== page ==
On Monday, June 6th, our group prepared for another excursion. We all climbed aboard the bus at 8:30 AM to travel to the Fromagerie Gaugry (The Gaugry Cheese Factory) in Brochon, France. This impressive industrial cheese factory creates thousands of cheeses per day, including Époisses, Soumentrain, and other famous washed rind soft cheeses.
Washed rind cheeses are unique in that they are rubbed by hand with a brine, brandy, or wine solution during ripening. This process provides extra moisture to the cheese, thereby promoting the growth of bacteria such as Brevibacteria linens, which gives this cheese its characteristic orange color. After viewing the production line through glass windows, we made our way to a small dining room area where we tasted some of the cheeses that had been produced in this facility. By varying the solution they were washed in, the amount of ripening, the qualities of the milk used, and other parameters, the Fromagerie Gaugry was able to create a wide variety of cheeses with subtle flavor variations. I enjoyed the Soumantrain the most, and luckily our host remarked that this cheese is available in the United States under the name Saint-Soleil. One of the other cheeses had a consistency much like that of cream cheese, and our host mentioned it had about a 75% fat content, while others had a strong aroma reminiscent of straw or a cow barn. After tasting these cheeses, I also purchased a Sainte-Maure de Touraine AOP goat cheese to try.
After our wine tasting we made our way to a local park to have a picnic. I had a smoked salmon sandwich with cheese, onion, and lettuce, accompanied with a glass of red wine.
Next we visited the Clos de Vougeaut, a famous locality in the region of Cote de nuits (itself within the region of Burgundy) which consists of about 50 hectares of Grand Cru and Premier Cru (i.e. the first and second highest designations of French wine-producing regions, respectively) vines, which are enclosed by a stone wall (i.e. clos). This clos used to be owned by a local abbey in the early 1700’s but was sold off to local farmers after the French Revolution. Today, this land produces some of the most expensive wines in Burgundy, if not the whole world. We also viewed a nearby chateau which used to serve as a vacation home for the local Abbot. Today, it has been turned into a museum and banquet hall. In the museum section, our group looked at 18th century wine presses, and as we passed the banquet hall, Dr. Healey mentioned that an international fraternity of wine conisseurs meets here each year for a formal dinner.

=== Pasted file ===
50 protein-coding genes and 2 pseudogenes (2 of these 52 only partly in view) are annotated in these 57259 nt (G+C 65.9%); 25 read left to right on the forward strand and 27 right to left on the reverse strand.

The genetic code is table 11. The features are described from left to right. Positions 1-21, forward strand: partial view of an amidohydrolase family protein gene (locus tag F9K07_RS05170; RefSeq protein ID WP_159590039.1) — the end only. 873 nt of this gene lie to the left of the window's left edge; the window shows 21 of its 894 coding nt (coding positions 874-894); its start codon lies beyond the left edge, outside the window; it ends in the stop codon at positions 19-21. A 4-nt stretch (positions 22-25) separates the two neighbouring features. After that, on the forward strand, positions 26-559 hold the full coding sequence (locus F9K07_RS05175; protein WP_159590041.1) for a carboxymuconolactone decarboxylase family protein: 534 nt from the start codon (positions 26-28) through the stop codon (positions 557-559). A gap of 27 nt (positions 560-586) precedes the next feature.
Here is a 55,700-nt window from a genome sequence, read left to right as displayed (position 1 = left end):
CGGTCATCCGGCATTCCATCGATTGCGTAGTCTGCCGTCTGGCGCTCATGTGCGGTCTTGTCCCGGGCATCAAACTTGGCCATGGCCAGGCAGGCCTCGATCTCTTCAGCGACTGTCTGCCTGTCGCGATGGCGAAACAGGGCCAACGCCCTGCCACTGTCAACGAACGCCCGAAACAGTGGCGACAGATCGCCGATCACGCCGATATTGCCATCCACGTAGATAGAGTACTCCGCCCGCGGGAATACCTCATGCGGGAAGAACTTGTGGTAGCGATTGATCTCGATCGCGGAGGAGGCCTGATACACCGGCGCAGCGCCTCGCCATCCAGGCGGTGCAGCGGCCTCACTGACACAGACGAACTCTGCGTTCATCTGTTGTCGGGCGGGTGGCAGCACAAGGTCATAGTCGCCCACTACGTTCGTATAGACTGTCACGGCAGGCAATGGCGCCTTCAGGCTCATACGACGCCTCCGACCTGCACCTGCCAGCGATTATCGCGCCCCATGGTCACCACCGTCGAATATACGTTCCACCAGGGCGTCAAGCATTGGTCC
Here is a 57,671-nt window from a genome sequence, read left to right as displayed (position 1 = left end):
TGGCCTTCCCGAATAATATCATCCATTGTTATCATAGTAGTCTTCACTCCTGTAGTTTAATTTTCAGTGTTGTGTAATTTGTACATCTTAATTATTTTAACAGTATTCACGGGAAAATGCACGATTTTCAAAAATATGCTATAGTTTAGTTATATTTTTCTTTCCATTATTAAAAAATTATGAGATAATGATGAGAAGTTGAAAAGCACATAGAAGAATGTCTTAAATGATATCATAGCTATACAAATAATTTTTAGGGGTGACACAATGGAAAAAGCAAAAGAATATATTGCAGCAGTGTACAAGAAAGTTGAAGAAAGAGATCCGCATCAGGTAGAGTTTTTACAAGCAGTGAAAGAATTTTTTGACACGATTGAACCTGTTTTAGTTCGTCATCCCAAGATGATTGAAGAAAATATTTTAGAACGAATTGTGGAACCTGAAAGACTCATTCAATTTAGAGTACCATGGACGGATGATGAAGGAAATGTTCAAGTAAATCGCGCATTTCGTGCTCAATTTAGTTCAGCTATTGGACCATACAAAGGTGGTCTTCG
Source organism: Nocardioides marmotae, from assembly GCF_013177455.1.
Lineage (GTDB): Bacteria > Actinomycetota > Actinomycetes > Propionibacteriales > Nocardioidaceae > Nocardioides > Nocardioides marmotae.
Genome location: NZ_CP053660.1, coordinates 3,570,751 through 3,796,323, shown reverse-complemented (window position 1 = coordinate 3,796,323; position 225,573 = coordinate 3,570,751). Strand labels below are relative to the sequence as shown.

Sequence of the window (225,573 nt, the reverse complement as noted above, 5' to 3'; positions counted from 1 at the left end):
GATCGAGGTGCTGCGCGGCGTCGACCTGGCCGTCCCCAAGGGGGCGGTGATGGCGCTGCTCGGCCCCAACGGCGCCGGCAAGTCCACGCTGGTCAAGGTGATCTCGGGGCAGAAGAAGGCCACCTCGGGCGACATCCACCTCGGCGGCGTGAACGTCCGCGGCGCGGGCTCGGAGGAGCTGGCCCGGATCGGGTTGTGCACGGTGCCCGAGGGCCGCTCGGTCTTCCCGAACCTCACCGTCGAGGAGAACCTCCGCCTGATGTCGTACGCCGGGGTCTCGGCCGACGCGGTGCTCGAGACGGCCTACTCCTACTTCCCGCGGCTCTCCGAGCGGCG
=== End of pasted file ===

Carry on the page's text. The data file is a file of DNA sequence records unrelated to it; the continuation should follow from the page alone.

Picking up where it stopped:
Next we continued on to a nearby plot of vines to meet a local Frenchman who makes a living by plowing vineyards each spring. However, unlike most wine makers in the region, this man tills the land the old fashioned way – using a horse-drawn plow. By doing so, he was able to control the weeds that would otherwise compete with the grapevines, while also ensuring that the soil remains aerated and uncompacted. As he explained, using tractors and other machines to perform such tasks causes compaction of the soil and expels air from the soil, thereby limiting microbial growth. Using the horse drawn plow, on the other hand, results in minimal soil compaction and much less damage to the precious 50+ year old grapevines.
The next day (June 7th) was spent inside the classroom at our hostel learning about Wine Grapes, Wine making, as well as the Phylloxera aphid, powdery mildew, and other grapevine/wine pathogens. We also discussed genetically modified organisms, the role of chlorinated aromatic compounds (which Dr. Haggblom studies) in the flavor of “corked” wine (i.e. wine which has been exposed to oxygen via a compromised cork). I learned that some microbes, including fungi, can increase the toxicity of chlorinated aromatic compounds by methylating them at an aromatic hydroxyl functional group. This causes them to become much more nonpolar, allowing them to bioaccumulate in fat deposits within the body.
The following day (June 8th) was also spent inside the classroom. On this day we learned about preservatives/preservation, pickling, vinegar, salt mining and production, wastewater treatment/biogas production, whey as an aqueous biological feedstock/wastewater byproduct. I learned that some organisms are able to run the citric acid cycle in reverse (with some minor variation to bypass the irreversible steps) in order to fix CO2 into organic carbon.